Facts: A mother and son held title to real estate as joint tenants. When the mother died, the son became the sole owner. The son created a joint tenancy in the property with a sibling. Later, the sibling severed the joint tenancy vesting by deeding the real estate to themselves as a tenant in common with the first sibling. The county tax assessor determined a change in ownership occurred and sent the sibling a tax bill.
Claim: The sibling sought a tax refund, claiming a change in ownership triggering reassessment did not occur since a change in the way a title is held is not a change in ownership.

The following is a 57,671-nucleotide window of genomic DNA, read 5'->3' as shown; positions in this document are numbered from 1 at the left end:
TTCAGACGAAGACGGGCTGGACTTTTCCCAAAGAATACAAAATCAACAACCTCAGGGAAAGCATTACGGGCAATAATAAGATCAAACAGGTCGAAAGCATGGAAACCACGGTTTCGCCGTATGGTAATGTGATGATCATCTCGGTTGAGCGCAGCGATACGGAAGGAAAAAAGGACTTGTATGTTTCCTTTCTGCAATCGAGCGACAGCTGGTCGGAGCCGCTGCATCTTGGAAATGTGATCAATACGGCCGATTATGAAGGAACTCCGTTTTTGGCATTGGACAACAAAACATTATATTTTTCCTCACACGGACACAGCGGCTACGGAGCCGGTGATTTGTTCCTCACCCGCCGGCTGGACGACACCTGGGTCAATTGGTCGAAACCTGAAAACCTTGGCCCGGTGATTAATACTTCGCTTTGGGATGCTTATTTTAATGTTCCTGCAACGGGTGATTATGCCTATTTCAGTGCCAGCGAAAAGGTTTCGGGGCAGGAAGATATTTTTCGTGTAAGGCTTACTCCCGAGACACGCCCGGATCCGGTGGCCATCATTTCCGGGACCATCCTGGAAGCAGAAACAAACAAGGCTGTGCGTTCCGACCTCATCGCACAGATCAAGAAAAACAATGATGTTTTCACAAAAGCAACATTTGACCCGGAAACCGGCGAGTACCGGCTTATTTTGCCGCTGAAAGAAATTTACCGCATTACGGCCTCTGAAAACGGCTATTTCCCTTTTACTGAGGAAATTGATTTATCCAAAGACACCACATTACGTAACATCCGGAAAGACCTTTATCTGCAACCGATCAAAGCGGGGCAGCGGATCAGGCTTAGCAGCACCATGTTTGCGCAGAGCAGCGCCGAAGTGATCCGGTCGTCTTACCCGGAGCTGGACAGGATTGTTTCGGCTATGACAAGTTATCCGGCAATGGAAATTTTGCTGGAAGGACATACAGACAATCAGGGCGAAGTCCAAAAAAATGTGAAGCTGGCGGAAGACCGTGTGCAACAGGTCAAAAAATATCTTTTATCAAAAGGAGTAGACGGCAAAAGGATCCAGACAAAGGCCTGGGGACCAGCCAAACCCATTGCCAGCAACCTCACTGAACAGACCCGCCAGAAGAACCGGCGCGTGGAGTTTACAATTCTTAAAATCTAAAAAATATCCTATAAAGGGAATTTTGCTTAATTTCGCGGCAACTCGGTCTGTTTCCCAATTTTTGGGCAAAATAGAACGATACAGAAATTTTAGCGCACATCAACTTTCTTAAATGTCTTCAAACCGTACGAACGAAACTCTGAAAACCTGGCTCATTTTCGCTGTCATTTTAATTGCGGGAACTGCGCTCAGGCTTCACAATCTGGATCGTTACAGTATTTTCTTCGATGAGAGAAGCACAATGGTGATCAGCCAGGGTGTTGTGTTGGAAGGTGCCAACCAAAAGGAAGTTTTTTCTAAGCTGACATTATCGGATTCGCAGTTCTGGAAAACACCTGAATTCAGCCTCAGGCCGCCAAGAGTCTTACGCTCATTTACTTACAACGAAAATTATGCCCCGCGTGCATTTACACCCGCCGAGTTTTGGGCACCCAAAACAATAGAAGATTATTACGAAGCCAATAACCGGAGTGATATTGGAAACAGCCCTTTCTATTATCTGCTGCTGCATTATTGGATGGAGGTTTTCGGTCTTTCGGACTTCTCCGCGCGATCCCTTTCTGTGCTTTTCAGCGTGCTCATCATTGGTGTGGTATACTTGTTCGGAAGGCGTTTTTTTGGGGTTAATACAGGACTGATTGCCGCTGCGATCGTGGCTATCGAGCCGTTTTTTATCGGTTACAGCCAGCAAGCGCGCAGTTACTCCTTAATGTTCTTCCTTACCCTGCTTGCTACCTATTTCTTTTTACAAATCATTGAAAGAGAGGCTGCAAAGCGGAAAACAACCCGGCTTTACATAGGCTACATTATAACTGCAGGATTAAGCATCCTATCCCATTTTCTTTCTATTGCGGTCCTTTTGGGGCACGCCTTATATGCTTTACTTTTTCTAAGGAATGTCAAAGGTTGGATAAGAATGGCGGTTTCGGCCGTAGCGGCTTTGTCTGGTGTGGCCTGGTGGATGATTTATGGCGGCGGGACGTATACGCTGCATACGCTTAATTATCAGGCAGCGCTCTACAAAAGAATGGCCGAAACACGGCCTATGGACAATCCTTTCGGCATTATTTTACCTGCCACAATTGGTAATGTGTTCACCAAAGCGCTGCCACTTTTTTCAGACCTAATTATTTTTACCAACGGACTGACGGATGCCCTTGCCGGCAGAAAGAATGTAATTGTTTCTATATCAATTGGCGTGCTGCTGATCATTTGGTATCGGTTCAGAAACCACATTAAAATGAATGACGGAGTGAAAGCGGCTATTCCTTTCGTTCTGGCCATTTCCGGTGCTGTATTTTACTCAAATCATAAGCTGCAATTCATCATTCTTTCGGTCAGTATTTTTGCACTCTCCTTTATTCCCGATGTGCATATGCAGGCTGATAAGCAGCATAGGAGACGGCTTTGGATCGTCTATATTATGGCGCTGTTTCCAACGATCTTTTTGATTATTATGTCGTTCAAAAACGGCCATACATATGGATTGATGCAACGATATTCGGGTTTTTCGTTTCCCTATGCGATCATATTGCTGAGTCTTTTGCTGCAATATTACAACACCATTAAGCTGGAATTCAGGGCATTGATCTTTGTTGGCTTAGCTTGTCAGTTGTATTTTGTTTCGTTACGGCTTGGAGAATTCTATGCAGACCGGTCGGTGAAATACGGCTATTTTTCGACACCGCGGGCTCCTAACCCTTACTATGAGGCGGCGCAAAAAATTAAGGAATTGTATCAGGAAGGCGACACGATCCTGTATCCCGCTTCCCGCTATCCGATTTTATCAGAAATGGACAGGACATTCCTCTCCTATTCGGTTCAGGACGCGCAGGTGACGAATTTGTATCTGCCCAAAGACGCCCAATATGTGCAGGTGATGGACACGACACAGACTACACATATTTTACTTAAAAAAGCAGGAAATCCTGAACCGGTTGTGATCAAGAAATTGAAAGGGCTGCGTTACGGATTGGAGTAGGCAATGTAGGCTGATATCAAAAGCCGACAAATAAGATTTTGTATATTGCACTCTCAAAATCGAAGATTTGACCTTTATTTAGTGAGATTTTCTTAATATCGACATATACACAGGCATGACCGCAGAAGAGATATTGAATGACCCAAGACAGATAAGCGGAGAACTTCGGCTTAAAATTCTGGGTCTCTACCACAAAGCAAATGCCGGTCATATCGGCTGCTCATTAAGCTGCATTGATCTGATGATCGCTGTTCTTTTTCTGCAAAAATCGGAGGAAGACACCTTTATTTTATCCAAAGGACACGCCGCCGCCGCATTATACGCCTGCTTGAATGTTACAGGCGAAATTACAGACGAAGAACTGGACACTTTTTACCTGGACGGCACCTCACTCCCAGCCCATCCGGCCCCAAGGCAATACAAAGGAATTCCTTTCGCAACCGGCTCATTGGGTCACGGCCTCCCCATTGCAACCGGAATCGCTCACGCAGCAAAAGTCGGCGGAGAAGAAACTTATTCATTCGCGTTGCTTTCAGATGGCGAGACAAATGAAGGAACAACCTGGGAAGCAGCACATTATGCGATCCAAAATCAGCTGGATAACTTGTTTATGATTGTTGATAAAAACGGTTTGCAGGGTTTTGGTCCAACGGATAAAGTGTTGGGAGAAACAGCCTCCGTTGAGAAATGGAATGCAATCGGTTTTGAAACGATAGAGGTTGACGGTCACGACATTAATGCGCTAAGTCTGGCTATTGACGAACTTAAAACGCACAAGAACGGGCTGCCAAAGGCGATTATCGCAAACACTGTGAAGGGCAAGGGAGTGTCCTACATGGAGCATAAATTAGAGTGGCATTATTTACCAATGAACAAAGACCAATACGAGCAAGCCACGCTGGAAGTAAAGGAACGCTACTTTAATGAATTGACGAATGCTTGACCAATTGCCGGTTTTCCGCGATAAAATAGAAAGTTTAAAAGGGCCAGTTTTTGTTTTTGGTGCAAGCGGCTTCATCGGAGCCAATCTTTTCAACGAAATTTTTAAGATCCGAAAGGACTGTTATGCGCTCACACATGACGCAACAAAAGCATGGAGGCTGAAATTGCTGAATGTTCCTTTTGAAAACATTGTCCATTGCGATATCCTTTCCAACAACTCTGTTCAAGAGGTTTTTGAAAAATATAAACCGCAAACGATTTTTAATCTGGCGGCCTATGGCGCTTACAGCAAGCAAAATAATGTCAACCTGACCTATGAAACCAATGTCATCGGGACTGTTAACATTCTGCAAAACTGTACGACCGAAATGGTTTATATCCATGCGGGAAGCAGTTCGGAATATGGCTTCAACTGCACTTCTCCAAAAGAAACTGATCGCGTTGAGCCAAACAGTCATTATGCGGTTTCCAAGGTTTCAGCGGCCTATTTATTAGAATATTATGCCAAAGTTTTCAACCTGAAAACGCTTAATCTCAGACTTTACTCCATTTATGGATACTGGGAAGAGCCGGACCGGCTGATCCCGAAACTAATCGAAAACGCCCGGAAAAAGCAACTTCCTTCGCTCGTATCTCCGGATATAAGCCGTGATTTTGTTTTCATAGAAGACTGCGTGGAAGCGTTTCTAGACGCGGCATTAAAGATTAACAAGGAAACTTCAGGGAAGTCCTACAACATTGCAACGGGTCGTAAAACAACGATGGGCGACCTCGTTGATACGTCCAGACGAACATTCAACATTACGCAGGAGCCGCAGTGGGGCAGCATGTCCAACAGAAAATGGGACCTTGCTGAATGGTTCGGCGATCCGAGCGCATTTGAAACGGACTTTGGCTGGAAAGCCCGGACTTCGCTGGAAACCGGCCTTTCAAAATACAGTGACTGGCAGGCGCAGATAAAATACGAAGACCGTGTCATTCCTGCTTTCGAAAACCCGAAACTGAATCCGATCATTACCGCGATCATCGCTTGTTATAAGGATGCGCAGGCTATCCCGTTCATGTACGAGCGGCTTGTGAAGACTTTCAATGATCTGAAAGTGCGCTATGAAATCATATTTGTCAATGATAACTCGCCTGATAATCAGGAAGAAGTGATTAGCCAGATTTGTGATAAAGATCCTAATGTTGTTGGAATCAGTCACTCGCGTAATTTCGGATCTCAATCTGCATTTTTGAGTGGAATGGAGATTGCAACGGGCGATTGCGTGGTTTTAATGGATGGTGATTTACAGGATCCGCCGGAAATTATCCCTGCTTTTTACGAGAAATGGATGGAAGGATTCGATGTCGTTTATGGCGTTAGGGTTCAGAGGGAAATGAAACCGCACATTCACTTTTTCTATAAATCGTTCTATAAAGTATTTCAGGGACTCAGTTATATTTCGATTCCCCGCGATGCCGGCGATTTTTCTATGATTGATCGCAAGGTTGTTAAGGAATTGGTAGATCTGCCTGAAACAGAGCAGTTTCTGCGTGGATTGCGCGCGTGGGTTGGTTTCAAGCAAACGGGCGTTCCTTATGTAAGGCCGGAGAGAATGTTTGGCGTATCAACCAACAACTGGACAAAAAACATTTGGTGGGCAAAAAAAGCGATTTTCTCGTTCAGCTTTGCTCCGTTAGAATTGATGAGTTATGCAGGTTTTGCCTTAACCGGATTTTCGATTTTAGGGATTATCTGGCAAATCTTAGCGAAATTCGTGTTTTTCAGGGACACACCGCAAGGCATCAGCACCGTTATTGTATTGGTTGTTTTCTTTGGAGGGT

Counterclaim: The assessor sought to uphold the reassessment, claiming a change in ownership occurred since the family joint tenancy, which did not trigger reassessment, was severed when the tenancy in common was created, which did trigger reassessment.
Holding: A California Court of Appeals held the sibling was not entitled to a tax refund as the transfer triggered reassessment since a change in ownership occurred when the tenancy in common was created. [Benson v. Marin County Assessment Appeals Board (2013) __ CA 1st__]